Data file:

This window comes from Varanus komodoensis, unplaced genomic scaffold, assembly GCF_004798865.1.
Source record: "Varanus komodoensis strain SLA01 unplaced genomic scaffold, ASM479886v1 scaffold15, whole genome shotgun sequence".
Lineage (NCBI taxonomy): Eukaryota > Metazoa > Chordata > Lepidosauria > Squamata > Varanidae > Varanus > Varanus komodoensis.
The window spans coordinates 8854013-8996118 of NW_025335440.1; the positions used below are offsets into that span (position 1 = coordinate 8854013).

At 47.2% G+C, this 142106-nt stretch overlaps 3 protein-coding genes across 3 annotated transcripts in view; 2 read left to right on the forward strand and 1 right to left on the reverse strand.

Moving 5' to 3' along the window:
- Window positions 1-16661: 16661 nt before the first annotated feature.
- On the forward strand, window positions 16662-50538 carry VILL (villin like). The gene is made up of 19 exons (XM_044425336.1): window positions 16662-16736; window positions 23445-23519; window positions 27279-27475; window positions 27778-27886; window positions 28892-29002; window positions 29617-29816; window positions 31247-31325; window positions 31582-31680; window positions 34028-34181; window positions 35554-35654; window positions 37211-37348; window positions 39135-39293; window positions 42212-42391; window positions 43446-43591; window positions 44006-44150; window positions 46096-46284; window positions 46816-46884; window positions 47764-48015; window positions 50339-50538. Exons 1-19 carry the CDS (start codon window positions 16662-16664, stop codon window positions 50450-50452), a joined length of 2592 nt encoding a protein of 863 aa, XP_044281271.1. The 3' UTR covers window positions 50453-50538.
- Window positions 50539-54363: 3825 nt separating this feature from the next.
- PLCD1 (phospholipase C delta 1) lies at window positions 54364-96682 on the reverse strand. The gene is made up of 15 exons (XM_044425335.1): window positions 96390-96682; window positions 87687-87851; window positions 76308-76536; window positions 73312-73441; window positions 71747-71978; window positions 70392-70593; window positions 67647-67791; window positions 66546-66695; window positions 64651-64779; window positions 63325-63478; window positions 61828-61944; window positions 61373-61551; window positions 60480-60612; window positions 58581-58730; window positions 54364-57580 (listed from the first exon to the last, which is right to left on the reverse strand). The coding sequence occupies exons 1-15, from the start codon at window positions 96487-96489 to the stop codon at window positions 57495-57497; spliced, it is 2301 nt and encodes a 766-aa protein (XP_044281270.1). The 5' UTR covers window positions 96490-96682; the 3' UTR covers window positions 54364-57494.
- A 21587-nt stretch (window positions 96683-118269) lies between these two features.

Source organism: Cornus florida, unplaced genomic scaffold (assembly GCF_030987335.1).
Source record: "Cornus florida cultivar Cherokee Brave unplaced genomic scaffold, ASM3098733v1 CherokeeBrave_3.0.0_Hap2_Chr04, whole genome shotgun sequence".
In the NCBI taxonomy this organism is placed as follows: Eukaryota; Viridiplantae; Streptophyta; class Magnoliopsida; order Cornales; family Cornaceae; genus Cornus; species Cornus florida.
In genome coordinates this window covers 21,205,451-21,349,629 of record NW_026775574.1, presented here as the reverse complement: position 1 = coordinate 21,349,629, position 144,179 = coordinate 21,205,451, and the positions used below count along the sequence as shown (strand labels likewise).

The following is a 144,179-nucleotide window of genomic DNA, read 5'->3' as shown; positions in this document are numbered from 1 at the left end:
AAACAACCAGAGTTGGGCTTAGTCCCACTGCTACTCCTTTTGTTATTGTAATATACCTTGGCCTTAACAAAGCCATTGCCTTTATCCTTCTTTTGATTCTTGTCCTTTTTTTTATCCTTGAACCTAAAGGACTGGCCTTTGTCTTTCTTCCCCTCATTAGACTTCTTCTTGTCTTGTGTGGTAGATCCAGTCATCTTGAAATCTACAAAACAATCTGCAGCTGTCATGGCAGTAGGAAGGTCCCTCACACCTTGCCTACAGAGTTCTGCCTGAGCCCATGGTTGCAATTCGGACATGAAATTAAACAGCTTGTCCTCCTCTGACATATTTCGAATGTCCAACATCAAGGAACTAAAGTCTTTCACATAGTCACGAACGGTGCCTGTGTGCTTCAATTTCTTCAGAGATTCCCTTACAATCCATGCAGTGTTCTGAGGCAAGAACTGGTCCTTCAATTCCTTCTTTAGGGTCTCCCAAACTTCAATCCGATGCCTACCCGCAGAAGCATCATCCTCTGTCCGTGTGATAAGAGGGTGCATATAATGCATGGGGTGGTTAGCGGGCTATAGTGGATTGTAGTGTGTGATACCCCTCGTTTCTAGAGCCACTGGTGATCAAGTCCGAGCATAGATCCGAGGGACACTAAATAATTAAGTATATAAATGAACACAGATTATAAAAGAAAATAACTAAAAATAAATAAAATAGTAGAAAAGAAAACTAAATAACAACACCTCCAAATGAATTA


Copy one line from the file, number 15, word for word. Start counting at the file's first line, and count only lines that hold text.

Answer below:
In genome coordinates this window covers 21,205,451-21,349,629 of record NW_026775574.1, presented here as the reverse complement: position 1 = coordinate 21,349,629, position 144,179 = coordinate 21,205,451, and the positions used below count along the sequence as shown (strand labels likewise).